Six new species of miniature frogs have been discovered in Mexico

They’re Tiny, Adorable, and Endangered: Six New Miniature Species frog were discovered in Mexico by researchers from the University of Cambridge, the Natural History Museum in London and the University of Texas at Arlington.

“So far, these new species have gone unnoticed because they are small and brown and really look like other frogs,” said Tom Jameson, a researcher in the department of zoology and the university’s University Museum of Zoology. , in the press release.

The name Craugastor cueyatl means “frog” in the native language spoken in the Valley of Mexico where it was found. (Supplied: University of Cambridge)

Newly discovered frogs that take up residence in the leaf litter of Mexican forest floors are still a source of mystery, according to Jameson.

Researchers are in the dark about many details of their behavior and social life.

One unique detail that scientists know is that these are “direct development” frogs.

Most frogs hatch from eggs into tadpoles before becoming adult frogs, but these species emerge from eggs as “perfect miniature frogs,” according to the statement.

The tiny species live in equally tiny habitats, such as a specific hill, which makes the frogs particularly at risk from habitat loss, according to the release.

The research team works with NGOs and the Mexican government on conservation efforts.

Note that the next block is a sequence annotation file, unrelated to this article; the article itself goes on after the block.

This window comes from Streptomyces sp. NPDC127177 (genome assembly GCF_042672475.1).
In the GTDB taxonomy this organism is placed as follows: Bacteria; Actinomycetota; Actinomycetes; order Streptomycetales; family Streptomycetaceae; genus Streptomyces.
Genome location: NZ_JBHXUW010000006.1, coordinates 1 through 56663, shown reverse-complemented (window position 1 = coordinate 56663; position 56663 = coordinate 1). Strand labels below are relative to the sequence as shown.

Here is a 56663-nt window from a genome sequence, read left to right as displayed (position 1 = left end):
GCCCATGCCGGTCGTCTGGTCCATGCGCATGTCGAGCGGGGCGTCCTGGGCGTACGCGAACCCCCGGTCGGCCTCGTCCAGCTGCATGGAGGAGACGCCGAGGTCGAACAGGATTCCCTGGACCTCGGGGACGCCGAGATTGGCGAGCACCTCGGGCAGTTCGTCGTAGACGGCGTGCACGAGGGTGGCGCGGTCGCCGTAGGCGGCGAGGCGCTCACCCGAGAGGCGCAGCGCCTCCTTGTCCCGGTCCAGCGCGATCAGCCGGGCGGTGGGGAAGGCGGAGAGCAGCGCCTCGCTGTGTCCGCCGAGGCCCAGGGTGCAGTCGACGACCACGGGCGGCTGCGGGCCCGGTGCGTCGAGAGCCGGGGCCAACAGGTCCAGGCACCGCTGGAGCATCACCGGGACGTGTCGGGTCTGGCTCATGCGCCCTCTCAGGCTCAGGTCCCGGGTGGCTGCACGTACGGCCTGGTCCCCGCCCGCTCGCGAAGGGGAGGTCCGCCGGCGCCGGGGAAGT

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But their small size does not reflect the role of frogs in the ecosystem.

“With millions of these frogs living in leaf litter, we believe they are likely to play an extremely important role in the ecosystem as a food source for everything from lizards to predatory birds,” said said Jameson.

The new species were named Craugastor bitonium, Craugastor candelariensis, Craugastor cueyatl, Craugastor polaclavus, Craugastor portilloensis and Craugastor rubinus.

Habitat in Jalisco, Mexico where C. rubinus is found.
Habitat in Jalisco, Mexico where C. rubinus is found. (Supplied: University of Cambridge)

Jameson is especially proud of the name cueyatl, which was chosen “to honor the rich human history of the Valley of Mexico and the local people who have probably known these frogs far longer than we have,” he said in the statement. .

The frog study, published in “Herpetological Monographs” on April 4, required a careful investigation lasting several hours to distinguish the new species from another very similar species in the Craugastor group.

The research team used DNA sequencing and 3D models of the frogs’ skeletons based on CT scans to compare fine detail between species, according to the statement.

And researchers hope there are still more species of small frogs to identify.

“Despite this progress, we suspect that more species await discovery, particularly in western Mexico and east of the Isthmus of Tehuantepec,” the scientists wrote in the study.

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